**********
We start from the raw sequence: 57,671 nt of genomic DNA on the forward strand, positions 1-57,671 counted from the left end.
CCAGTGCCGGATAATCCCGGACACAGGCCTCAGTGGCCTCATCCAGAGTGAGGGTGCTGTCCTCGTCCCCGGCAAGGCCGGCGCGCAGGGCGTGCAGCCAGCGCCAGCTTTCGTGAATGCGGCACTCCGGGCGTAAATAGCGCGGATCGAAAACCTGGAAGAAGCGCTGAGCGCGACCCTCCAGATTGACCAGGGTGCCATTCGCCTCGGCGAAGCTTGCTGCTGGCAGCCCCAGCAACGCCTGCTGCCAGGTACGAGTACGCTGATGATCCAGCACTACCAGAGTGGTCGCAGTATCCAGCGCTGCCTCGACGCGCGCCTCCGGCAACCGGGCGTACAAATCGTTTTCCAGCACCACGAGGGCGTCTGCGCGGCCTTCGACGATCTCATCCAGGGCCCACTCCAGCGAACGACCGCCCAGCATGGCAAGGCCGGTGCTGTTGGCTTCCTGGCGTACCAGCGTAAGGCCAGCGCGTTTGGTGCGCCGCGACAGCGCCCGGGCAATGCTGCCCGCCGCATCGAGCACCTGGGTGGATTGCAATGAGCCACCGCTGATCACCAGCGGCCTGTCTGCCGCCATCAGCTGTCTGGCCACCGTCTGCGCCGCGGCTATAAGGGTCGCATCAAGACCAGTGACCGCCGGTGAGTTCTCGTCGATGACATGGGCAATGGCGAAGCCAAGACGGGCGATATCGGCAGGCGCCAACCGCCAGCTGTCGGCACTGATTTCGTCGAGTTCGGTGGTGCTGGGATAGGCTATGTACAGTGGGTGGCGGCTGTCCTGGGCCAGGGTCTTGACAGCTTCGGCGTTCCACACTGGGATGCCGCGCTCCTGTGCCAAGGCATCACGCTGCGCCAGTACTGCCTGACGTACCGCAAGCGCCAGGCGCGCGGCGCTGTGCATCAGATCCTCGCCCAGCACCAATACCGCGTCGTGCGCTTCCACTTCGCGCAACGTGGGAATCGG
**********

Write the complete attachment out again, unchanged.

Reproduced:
We start from the raw sequence: 57,671 nt of genomic DNA on the forward strand, positions 1-57,671 counted from the left end.
CCAGTGCCGGATAATCCCGGACACAGGCCTCAGTGGCCTCATCCAGAGTGAGGGTGCTGTCCTCGTCCCCGGCAAGGCCGGCGCGCAGGGCGTGCAGCCAGCGCCAGCTTTCGTGAATGCGGCACTCCGGGCGTAAATAGCGCGGATCGAAAACCTGGAAGAAGCGCTGAGCGCGACCCTCCAGATTGACCAGGGTGCCATTCGCCTCGGCGAAGCTTGCTGCTGGCAGCCCCAGCAACGCCTGCTGCCAGGTACGAGTACGCTGATGATCCAGCACTACCAGAGTGGTCGCAGTATCCAGCGCTGCCTCGACGCGCGCCTCCGGCAACCGGGCGTACAAATCGTTTTCCAGCACCACGAGGGCGTCTGCGCGGCCTTCGACGATCTCATCCAGGGCCCACTCCAGCGAACGACCGCCCAGCATGGCAAGGCCGGTGCTGTTGGCTTCCTGGCGTACCAGCGTAAGGCCAGCGCGTTTGGTGCGCCGCGACAGCGCCCGGGCAATGCTGCCCGCCGCATCGAGCACCTGGGTGGATTGCAATGAGCCACCGCTGATCACCAGCGGCCTGTCTGCCGCCATCAGCTGTCTGGCCACCGTCTGCGCCGCGGCTATAAGGGTCGCATCAAGACCAGTGACCGCCGGTGAGTTCTCGTCGATGACATGGGCAATGGCGAAGCCAAGACGGGCGATATCGGCAGGCGCCAACCGCCAGCTGTCGGCACTGATTTCGTCGAGTTCGGTGGTGCTGGGATAGGCTATGTACAGTGGGTGGCGGCTGTCCTGGGCCAGGGTCTTGACAGCTTCGGCGTTCCACACTGGGATGCCGCGCTCCTGTGCCAAGGCATCACGCTGCGCCAGTACTGCCTGACGTACCGCAAGCGCCAGGCGCGCGGCGCTGTGCATCAGATCCTCGCCCAGCACCAATACCGCGTCGTGCGCTTCCACTTCGCGCAACGTGGGAATCGG